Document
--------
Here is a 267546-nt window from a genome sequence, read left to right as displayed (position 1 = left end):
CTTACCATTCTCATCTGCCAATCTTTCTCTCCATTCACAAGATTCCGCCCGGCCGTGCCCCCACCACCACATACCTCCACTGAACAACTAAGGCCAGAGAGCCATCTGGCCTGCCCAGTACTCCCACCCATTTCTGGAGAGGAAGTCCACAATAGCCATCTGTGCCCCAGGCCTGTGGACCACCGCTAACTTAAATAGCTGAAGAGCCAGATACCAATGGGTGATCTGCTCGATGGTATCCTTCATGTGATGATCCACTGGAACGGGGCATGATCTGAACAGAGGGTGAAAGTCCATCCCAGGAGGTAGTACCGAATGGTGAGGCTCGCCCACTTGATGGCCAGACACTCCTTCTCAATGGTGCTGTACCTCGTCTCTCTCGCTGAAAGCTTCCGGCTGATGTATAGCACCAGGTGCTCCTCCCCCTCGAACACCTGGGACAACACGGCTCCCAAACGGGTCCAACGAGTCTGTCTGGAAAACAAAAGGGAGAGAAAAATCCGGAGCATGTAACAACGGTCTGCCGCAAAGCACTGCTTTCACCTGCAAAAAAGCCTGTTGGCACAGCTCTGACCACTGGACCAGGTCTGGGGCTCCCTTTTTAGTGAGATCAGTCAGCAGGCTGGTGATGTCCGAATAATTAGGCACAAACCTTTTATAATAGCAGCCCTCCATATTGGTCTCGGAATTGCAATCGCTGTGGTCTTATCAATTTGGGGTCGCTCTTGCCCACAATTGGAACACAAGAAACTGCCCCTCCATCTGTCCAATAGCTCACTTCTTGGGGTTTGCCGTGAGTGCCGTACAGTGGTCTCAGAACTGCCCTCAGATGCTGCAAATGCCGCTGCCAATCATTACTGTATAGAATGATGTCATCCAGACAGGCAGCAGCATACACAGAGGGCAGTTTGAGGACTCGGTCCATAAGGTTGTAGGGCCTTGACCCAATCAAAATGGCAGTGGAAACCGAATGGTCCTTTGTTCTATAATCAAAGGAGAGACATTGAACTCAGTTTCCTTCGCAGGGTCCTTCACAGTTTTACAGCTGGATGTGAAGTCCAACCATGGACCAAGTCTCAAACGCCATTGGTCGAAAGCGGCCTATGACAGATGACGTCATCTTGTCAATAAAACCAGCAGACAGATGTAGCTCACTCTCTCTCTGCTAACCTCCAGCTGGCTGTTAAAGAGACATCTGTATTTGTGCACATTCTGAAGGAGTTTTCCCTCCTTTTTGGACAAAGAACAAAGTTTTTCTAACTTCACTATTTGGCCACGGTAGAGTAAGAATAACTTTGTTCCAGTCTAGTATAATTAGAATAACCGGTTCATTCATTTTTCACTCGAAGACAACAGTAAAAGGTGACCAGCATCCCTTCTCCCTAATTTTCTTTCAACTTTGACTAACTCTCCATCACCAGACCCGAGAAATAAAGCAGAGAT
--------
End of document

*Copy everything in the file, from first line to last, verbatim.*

Here is a 267546-nt window from a genome sequence, read left to right as displayed (position 1 = left end):
CTTACCATTCTCATCTGCCAATCTTTCTCTCCATTCACAAGATTCCGCCCGGCCGTGCCCCCACCACCACATACCTCCACTGAACAACTAAGGCCAGAGAGCCATCTGGCCTGCCCAGTACTCCCACCCATTTCTGGAGAGGAAGTCCACAATAGCCATCTGTGCCCCAGGCCTGTGGACCACCGCTAACTTAAATAGCTGAAGAGCCAGATACCAATGGGTGATCTGCTCGATGGTATCCTTCATGTGATGATCCACTGGAACGGGGCATGATCTGAACAGAGGGTGAAAGTCCATCCCAGGAGGTAGTACCGAATGGTGAGGCTCGCCCACTTGATGGCCAGACACTCCTTCTCAATGGTGCTGTACCTCGTCTCTCTCGCTGAAAGCTTCCGGCTGATGTATAGCACCAGGTGCTCCTCCCCCTCGAACACCTGGGACAACACGGCTCCCAAACGGGTCCAACGAGTCTGTCTGGAAAACAAAAGGGAGAGAAAAATCCGGAGCATGTAACAACGGTCTGCCGCAAAGCACTGCTTTCACCTGCAAAAAAGCCTGTTGGCACAGCTCTGACCACTGGACCAGGTCTGGGGCTCCCTTTTTAGTGAGATCAGTCAGCAGGCTGGTGATGTCCGAATAATTAGGCACAAACCTTTTATAATAGCAGCCCTCCATATTGGTCTCGGAATTGCAATCGCTGTGGTCTTATCAATTTGGGGTCGCTCTTGCCCACAATTGGAACACAAGAAACTGCCCCTCCATCTGTCCAATAGCTCACTTCTTGGGGTTTGCCGTGAGTGCCGTACAGTGGTCTCAGAACTGCCCTCAGATGCTGCAAATGCCGCTGCCAATCATTACTGTATAGAATGATGTCATCCAGACAGGCAGCAGCATACACAGAGGGCAGTTTGAGGACTCGGTCCATAAGGTTGTAGGGCCTTGACCCAATCAAAATGGCAGTGGAAACCGAATGGTCCTTTGTTCTATAATCAAAGGAGAGACATTGAACTCAGTTTCCTTCGCAGGGTCCTTCACAGTTTTACAGCTGGATGTGAAGTCCAACCATGGACCAAGTCTCAAACGCCATTGGTCGAAAGCGGCCTATGACAGATGACGTCATCTTGTCAATAAAACCAGCAGACAGATGTAGCTCACTCTCTCTCTGCTAACCTCCAGCTGGCTGTTAAAGAGACATCTGTATTTGTGCACATTCTGAAGGAGTTTTCCCTCCTTTTTGGACAAAGAACAAAGTTTTTCTAACTTCACTATTTGGCCACGGTAGAGTAAGAATAACTTTGTTCCAGTCTAGTATAATTAGAATAACCGGTTCATTCATTTTTCACTCGAAGACAACAGTAAAAGGTGACCAGCATCCCTTCTCCCTAATTTTCTTTCAACTTTGACTAACTCTCCATCACCAGACCCGAGAAATAAAGCAGAGAT